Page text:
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5972: Bombs defused ahead of Haiti poll (fwd)

From: nozier@tradewind.net

Sunday, 26 November, 2000, 01:40 GMT 
Bombs defused ahead of Haiti poll (BBC NEWS)

Haitians are expected to re-elect Aristide                             
By Peter Greste in Port au Prince 

 Bomb disposal units in Haiti have defused at least four home-made
explosive devices less than 24 hours before the start of presidential
 elections.The authorities said there were no clear political targets
involved but said the bombs  may have been placed to reduce voter      
turn-out. All the crude devices,known as Creole bombs and made out of  
backyard chemistry  packed into metal pipes, were placed in the capital,
Port au Prince.  Former President Jean-Bertrand Aristide is expected to
win a second term in power  but his supporters have accused the
opposition  of launching violent attacks to keep voters away from the
polls to tarnish the legitimacy of the election.

International suspicion
If voters stay away from the polls the international community is
unlikely to recognise  his government. It has already accused Mr
Aristide's party, known as Family Lavalas, of tampering with the
results of the parliamentary elections earlier this year.As a result of
the dispute, the United Nations,the Organisation of American States and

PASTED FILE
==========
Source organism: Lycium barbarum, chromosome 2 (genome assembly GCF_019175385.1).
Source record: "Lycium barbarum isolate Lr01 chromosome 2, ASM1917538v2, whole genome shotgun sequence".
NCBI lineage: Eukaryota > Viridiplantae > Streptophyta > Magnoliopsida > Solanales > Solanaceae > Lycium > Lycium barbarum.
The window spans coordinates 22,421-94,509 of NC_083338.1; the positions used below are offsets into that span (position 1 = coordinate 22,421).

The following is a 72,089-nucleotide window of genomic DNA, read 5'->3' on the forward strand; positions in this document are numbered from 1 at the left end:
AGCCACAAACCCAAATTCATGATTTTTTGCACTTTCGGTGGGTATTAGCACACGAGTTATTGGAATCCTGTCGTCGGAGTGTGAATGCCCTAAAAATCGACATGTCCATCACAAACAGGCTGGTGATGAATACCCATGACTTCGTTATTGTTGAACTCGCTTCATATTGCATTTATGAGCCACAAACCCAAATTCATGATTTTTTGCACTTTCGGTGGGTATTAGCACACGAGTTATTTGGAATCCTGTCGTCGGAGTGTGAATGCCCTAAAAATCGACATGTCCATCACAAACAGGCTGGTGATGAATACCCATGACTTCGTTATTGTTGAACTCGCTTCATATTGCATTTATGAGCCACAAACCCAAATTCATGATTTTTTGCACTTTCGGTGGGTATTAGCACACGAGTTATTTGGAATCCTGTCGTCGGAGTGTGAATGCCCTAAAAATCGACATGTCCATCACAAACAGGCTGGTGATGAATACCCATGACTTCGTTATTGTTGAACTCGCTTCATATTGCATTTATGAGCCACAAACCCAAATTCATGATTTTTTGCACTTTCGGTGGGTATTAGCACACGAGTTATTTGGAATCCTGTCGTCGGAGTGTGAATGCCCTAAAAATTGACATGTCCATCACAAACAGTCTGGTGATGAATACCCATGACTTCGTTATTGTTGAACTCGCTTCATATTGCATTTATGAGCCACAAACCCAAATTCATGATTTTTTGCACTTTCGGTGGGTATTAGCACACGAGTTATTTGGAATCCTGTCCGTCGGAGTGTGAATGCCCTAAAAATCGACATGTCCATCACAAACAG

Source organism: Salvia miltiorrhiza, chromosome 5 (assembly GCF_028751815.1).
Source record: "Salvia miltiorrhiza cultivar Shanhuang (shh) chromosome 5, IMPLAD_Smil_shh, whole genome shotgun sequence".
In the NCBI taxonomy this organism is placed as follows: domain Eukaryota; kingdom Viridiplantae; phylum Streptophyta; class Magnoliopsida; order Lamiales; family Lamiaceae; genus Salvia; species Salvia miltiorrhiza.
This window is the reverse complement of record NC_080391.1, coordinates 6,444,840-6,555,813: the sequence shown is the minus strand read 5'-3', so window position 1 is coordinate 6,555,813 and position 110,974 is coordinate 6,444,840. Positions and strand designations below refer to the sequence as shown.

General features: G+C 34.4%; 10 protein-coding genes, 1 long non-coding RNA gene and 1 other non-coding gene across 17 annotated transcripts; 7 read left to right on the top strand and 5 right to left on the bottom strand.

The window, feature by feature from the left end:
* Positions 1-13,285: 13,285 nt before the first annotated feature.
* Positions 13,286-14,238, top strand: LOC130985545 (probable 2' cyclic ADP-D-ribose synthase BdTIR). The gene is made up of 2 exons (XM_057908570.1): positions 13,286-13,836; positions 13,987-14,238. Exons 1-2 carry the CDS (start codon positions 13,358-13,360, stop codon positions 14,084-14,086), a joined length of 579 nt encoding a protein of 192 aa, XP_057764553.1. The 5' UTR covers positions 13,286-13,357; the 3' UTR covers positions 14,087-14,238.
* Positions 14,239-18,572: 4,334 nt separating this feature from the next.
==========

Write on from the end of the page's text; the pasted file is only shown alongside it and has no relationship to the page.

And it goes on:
the  United States have all refused to send observers or technical help
for this election  and they have blocked direct aid and loans to
Haiti.  But a high turnout could equally force the  donors to accept Mr
Aristide's victory as the genuine will of the people and open the way
for the financial aid so desperately needed  here.

 Nervous voters 

 Bombs like Saturday's could have a serious impact on voters already
nervous following a similar spate of explosions and drive-by           
shootings over the past few weeks.  Nobody is sure who is responsible,
the opposition, which is boycotting the vote, says Lavalas is trying to
set up an excuse for cancelling the poll if the results don't go its   
way. Lavalas has accused the opposition of trying to intimidate voters. 
It is far from clear if Haitians will heed Mr Aristide's call to defy
the violence and take part.